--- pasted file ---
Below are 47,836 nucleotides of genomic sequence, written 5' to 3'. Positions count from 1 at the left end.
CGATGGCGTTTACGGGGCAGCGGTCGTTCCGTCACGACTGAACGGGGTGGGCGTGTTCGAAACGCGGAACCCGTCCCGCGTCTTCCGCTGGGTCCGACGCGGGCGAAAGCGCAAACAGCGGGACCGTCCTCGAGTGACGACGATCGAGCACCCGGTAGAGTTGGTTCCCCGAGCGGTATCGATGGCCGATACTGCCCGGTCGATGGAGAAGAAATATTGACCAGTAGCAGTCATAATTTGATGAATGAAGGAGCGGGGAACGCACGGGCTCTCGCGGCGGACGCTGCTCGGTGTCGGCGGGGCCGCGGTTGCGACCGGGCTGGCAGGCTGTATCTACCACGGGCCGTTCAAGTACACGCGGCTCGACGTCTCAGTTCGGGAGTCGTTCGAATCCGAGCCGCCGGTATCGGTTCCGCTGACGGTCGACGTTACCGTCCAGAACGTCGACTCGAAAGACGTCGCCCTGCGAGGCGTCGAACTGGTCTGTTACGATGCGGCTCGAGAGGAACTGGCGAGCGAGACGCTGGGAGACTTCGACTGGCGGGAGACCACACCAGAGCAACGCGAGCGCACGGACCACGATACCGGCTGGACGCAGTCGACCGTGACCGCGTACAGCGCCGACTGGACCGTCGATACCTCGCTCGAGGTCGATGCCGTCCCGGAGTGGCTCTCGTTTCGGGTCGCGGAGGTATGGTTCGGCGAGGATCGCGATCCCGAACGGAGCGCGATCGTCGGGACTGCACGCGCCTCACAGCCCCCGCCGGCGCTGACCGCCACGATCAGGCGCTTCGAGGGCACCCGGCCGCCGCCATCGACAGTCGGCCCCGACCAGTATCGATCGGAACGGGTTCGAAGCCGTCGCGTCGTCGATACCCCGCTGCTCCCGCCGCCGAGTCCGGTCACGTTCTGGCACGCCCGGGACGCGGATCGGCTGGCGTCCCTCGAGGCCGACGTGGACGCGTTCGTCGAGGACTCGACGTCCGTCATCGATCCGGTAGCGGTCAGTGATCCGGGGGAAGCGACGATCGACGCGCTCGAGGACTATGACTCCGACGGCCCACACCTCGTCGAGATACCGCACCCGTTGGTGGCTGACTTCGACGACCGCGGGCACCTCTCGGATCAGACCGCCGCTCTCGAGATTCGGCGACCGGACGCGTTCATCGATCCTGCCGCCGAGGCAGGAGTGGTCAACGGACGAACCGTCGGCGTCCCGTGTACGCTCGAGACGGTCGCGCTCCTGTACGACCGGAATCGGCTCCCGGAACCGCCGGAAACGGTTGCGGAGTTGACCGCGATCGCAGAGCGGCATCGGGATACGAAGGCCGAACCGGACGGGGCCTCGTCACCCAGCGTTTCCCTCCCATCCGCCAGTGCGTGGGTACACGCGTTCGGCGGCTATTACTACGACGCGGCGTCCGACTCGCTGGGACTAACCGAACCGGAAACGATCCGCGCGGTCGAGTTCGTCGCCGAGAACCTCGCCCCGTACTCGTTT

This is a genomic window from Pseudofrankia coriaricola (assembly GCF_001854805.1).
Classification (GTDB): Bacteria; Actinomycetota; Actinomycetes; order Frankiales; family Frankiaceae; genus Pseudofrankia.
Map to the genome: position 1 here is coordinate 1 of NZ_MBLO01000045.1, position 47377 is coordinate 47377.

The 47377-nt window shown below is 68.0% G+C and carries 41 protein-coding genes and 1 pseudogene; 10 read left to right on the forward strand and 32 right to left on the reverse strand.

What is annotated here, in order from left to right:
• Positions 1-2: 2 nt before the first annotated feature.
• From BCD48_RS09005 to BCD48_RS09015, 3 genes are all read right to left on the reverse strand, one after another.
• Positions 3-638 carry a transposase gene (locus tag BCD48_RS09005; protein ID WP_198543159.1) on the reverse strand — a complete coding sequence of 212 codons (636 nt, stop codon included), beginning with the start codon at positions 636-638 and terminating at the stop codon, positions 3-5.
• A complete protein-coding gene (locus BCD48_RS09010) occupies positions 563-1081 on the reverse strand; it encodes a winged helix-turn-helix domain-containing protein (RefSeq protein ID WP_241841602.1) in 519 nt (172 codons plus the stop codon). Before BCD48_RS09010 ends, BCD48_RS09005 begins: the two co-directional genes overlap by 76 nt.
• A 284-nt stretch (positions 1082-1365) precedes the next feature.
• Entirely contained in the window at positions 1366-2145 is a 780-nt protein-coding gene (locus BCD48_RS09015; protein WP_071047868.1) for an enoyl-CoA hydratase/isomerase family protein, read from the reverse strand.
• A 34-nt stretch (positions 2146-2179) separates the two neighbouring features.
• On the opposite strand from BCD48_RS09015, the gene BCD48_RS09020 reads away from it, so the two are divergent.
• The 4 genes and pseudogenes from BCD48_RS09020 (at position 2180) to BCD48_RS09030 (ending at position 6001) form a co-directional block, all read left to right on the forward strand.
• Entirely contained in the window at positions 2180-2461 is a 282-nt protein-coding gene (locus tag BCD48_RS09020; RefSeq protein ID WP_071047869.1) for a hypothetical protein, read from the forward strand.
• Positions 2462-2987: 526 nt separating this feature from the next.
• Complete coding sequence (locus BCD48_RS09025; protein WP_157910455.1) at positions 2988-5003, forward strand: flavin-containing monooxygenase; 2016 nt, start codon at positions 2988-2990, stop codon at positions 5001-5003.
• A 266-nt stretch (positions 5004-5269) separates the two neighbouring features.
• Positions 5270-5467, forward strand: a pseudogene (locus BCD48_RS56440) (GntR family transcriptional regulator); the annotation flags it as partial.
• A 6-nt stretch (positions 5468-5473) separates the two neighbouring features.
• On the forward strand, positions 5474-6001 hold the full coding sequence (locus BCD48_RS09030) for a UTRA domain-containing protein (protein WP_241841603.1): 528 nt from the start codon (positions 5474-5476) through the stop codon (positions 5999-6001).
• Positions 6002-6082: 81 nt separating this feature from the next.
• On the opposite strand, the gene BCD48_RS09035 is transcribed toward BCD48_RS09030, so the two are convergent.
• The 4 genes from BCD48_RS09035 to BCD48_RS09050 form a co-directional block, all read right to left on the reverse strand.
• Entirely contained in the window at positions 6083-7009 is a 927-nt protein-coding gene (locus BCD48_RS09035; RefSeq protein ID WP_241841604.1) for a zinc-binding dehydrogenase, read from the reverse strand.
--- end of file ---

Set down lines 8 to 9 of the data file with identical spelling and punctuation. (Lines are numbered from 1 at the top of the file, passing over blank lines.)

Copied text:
• Positions 1-2: 2 nt before the first annotated feature.
• From BCD48_RS09005 to BCD48_RS09015, 3 genes are all read right to left on the reverse strand, one after another.